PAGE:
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PEAK Grantmaking

Weekly Reads – November 6, 2019

A roundup of timely insight from the grantmaking community and beyond.

“It makes sense that the successes of organizations in our community often depend on funders who exercise a greater degree of flexibility and trust, allowing grantees to better wield power in decisions that promote sustainability for their mission-driven work.”  [more]
—Gislaine Ngounou, Nellie Mae Education Foundation, in Inside Philanthropy

Applying principles of equity requires intentionality in aligning the full identities, histories, & lived experiences of diverse players with the equity values, culture, policies, & practices of their institutions.”  [more]
—Hanh Cao Yu, The California Endowment, on Equitable Evaluation Initiative blog

“The New York Community Trust supports nonprofits in their journeys to become accessible; most didn’t know where to start, or what was appropriate to ask, and many had concerns about budget and level of effort. We didn’t expect the groups to have clearly defined accessibility plans at the outset. Instead, we encouraged them to put disability on the agenda, ask questions, and identify feasible goals. In fact, many started by speaking with disability experts and making one program or piece of their organization accessible.” [more]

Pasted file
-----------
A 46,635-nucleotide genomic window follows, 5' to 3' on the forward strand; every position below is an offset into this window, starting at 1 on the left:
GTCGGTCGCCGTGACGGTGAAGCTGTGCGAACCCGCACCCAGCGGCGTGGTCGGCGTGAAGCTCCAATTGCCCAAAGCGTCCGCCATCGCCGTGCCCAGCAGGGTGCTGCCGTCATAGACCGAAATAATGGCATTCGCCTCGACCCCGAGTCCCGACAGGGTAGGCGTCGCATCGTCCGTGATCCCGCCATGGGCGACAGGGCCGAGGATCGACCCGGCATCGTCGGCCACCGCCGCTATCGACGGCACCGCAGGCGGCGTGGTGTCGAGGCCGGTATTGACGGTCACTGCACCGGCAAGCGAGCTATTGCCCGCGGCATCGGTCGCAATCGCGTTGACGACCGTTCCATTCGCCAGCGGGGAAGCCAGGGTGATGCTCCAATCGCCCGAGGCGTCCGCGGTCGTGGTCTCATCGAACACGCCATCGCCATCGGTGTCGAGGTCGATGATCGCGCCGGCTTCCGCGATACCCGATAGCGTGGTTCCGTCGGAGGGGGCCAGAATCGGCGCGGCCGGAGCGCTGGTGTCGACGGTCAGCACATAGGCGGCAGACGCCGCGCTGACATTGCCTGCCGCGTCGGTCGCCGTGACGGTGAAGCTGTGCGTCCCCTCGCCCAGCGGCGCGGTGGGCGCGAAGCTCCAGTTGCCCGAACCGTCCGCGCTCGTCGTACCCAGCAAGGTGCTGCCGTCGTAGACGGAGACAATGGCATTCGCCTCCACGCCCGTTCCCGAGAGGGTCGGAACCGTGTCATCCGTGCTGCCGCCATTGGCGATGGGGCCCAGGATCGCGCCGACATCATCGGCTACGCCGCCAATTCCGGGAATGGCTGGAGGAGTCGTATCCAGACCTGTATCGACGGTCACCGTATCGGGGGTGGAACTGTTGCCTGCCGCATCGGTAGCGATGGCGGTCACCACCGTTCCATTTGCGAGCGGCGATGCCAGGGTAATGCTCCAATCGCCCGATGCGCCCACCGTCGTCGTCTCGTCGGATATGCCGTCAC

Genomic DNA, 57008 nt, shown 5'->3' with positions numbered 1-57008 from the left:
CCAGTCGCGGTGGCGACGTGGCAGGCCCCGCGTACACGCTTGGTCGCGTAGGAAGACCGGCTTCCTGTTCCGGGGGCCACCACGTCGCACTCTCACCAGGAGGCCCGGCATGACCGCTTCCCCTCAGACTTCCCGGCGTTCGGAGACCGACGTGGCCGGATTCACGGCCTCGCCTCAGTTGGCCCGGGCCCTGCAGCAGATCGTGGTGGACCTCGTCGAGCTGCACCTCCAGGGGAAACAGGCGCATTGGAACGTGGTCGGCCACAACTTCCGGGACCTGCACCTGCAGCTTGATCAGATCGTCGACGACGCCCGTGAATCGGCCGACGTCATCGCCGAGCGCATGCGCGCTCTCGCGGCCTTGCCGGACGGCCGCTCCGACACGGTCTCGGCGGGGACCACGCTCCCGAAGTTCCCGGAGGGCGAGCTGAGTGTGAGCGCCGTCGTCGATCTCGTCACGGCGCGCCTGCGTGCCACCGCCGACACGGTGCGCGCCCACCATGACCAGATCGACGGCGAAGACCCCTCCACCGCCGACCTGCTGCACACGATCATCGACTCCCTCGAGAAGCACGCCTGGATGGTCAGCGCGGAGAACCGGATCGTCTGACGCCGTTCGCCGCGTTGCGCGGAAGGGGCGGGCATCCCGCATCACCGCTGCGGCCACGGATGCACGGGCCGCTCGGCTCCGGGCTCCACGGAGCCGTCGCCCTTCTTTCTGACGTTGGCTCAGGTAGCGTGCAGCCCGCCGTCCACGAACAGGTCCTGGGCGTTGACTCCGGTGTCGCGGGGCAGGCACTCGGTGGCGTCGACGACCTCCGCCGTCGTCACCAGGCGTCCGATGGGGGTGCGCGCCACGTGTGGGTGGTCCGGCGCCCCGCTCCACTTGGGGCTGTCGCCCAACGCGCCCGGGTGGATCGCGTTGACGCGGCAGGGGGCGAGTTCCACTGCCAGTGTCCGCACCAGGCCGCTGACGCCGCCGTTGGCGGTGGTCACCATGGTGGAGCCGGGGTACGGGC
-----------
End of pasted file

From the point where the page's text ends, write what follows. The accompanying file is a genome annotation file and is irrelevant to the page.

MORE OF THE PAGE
Rachel Pardoe, The New York Community Trust

To confront pressing environmental challenges, women must play a role, have a seat at the table and participate in decision-making. Astonishingly, less than 1% of international philanthropy goes to women’s environmental initiatives. That must change.” [more]
—Terry Odendahl and Ursula Miniszewski, Global Greengrants Fund, on NCRP blog